Red paced at the back of the room, watching, her trusty hatchet in hand.  She gave it a lazy swing through the air, as if to demonstrate what the Professor might be in for.

Sylvester closed his eyes.  The wind was strong, and it seemed like no matter where he went, the air smelled like charcoal ash or death.  Plague and blight.

Pierre approached him, coming to stand beside him.

“All good?”

“Define ‘good’,” Pierre said.

“The others are alright, I hope?”

“Messages from the others indicate they’re on track.  Duncan’s group was slowed by an incidence of plague in their ranks.”

“You don’t seem alarmed in a way that suggests they’re dead and gone.”

“They say they’ll heal, but it will mean recovery time, and it will slow them down.”

“We’ll make do, I suppose,” Sylvester said.

“And the ones who didn’t want to participate in the battle are on their way to Sternwick.”


“We’ve talked about this.  West Corinth had to evacuate.  The orphanage has expanded beyond its considerable frame, we control a share of that city, with accommodations for everyone that’s presently headed there.  They should be reasonably safe and out of the way there.”

Sylvester nodded, taking that in.  He vaguely recalled something along those lines.

“Our contacts are saying there’s a hint of movement from others,” Pierre said.

“A hint, you say?” Sylvester asked.  “It wouldn’t be Mauer.  Fray?”

“Genevieve Fray’s colleague Warren Howell and her stitched Wendy were spotted in the company of a creature that matches Dog’s description.”

Sylvester smiled.  “Too big to stick to the shadows very well, it seems.  She had to have caught wind of what we’re doing.  She’ll know her name came up.”

“The reports came late.  Communication is hard, when even the phones and wires are affected by the black wood, and the waypoints beset by plague.  But, difficulties aside, the forces you’ve recruited are making their way here.  All seems to be reasonably on track.”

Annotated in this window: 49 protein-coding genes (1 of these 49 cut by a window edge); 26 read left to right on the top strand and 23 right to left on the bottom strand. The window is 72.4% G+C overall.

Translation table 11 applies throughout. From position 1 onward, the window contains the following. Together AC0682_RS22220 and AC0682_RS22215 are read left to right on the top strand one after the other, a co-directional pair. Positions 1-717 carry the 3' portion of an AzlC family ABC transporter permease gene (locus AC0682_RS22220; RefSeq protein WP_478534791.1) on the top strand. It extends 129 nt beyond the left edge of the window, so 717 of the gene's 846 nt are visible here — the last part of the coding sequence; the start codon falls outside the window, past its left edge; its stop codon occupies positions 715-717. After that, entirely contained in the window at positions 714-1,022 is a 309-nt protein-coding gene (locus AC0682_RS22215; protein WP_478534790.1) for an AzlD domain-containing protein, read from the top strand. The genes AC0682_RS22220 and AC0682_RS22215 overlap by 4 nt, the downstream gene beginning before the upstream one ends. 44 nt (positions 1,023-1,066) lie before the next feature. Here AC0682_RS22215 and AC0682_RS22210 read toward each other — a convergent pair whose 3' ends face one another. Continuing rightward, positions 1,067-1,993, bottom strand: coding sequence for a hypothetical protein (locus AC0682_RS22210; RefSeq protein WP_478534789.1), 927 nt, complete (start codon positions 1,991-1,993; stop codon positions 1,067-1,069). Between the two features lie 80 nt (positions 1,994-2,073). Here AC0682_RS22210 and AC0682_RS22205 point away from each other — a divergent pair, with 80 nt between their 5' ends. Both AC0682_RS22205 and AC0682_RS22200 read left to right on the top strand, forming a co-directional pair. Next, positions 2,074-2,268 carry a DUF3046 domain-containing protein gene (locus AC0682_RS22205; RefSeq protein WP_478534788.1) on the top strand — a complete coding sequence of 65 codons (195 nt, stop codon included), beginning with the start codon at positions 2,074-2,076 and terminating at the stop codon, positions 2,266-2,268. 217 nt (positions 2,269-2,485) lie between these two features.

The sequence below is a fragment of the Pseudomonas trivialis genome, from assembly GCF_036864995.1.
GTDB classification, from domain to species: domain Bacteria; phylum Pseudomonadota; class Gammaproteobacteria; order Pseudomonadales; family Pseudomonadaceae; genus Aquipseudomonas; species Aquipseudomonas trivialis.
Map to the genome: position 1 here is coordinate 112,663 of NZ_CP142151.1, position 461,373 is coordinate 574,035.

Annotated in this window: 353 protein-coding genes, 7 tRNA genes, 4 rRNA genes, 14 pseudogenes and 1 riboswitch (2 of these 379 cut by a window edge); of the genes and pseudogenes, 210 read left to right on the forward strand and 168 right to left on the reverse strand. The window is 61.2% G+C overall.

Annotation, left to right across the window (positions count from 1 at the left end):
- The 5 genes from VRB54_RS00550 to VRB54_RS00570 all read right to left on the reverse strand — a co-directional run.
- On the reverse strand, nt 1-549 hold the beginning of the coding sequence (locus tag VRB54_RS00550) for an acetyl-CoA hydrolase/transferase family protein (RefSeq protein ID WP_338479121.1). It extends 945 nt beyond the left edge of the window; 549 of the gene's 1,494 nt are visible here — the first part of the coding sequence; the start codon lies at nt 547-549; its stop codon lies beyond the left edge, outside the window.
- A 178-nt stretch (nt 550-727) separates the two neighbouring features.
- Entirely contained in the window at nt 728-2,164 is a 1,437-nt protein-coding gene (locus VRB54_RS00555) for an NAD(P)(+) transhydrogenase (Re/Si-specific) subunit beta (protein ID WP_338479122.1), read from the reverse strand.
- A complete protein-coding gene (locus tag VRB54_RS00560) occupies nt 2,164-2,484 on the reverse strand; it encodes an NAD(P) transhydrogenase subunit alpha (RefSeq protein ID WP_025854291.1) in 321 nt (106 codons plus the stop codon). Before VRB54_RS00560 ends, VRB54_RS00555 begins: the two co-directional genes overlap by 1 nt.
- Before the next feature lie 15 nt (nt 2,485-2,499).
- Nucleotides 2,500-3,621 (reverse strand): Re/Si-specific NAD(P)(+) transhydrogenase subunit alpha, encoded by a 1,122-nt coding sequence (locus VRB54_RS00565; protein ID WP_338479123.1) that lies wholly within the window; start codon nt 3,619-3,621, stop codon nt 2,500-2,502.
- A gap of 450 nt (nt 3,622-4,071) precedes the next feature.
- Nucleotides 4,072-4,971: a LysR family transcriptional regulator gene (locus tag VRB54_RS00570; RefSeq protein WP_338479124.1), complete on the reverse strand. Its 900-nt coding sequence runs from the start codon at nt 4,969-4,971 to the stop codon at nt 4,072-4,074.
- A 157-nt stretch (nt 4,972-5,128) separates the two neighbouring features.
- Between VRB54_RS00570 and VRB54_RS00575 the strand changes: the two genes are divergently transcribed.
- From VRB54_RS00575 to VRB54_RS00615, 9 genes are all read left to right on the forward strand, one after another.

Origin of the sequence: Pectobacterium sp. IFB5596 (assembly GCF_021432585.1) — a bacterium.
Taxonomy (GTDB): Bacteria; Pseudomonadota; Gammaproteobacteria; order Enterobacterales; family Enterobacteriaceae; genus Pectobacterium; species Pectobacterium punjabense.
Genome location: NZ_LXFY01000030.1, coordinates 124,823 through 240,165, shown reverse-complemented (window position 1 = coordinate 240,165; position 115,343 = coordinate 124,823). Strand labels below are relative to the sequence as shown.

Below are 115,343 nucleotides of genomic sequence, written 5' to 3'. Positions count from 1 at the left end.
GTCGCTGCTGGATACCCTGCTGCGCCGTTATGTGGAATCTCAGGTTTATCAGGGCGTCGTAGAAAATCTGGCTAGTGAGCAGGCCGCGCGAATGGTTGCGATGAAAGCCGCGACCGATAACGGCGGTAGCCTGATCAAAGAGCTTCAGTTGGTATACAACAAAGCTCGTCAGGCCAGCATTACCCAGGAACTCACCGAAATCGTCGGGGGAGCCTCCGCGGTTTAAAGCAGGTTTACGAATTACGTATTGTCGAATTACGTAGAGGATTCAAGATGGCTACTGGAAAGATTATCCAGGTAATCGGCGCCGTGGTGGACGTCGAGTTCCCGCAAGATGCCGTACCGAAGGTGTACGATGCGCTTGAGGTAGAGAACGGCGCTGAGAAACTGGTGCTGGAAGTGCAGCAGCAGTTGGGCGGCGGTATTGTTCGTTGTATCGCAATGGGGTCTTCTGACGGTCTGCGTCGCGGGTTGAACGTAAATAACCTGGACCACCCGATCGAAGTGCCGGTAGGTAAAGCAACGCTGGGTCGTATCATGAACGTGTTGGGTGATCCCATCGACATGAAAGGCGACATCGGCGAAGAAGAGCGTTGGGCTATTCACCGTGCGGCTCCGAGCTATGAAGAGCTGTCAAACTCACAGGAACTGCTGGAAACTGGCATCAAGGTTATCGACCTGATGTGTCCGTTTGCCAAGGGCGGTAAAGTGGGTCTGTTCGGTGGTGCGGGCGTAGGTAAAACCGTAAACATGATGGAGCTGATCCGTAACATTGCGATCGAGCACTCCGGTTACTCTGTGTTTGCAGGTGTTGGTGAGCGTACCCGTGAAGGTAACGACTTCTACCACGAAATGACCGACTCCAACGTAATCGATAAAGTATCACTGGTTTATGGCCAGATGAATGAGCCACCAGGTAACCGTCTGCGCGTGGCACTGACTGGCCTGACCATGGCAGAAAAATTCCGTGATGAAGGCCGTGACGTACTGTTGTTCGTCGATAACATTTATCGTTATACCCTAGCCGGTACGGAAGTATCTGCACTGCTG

Sylvester stood on the balcony.  The sun was setting, and the sky was on fire.  Franklinton carried on its business, unawares of the role it would soon play as a staging ground.  On the horizon, a city sprawled.  Plumes of smoke rose from buildings and cast out a gentle spiral of clouds that each rained endlessly on the city below.

“Good news, then, Duncan’s group excepted.”

“Not all so good.  The upper nobility might have a sense of what’s going on.”

Sylvester nodded slowly.  “Did the Infante leave?”

“We don’t know.”

“Communications, again?” Sylvester asked.

“It seems so.”

“Well, that might be more problematic.  Thank you for all of this, Pierre.”

“You’re welcome, Sylvester.  I just hope you know what you’re doing.”

“So do I.  So do I,” Sylvester said.  He didn’t admit to such doubts with many people.

He leaned against the railing.  He watched the city, as people started to retire for the night, packing up shops, loading up carts and carriages, and taking to the streets.  A group of children ran along the street with an Academy-created doll, flesh bound in a case like porcelain and fancy clothing.  It had an ungainly, floppy run that made it look as if it might collapse and smash itself to pieces at any step.  The girls took hold of its arms to support it and bring it along.

He looked away from that and looked at the sky.  It was turning from orange to red.

“Jessie,” Sylvester said.

He heard footsteps behind him.

“What do you think?” he asked.

Pierre gave him a sidelong glance.  He ignored it.

He ignored the three young women who were in the room that backed the balcony.  Shirley sat with Mary and Helen.

His focus was on Lillian’s muscle-suit, which empowered a stitched with the frame to comfortably and perpetually carry a reclining young lady.  Jessie was propped up, half-sitting, while the ten foot tall figure held her in its arms.

“Look, see?  Radham,” Sylvester said, his voice soft.

Pierre retreated.

He brushed his fingers through her hair, watching her more than he watched anything else.

She slept on.  An endless dream, sorting through memories.

He hoped he’d given her enough good ones.

“We’re back,” he said.

Previous                                                                                                                    Next

Root and Branch – 19.15

Previous                                                                                                                    Next

Multiple guns cocked, the sound stirring me out of the deep well of darkness and poisonous thoughts.

You’re going to need to open your eyes now, the voice said.  It wasn’t the Infante’s voice anymore.

I kept my eyes closed.

“Please put the guns down,” I heard Lillian.  Then, more insistently, “Please.”

“You shouldn’t go near him, Doctor.  Not when he’s like this.”

“It’s okay,” Lillian said.  I wasn’t sure if she was talking to me or the others.  “It’s okay.”

I waited, tense.  I felt like I needed to vomit, and the smell of blood was rich in the air.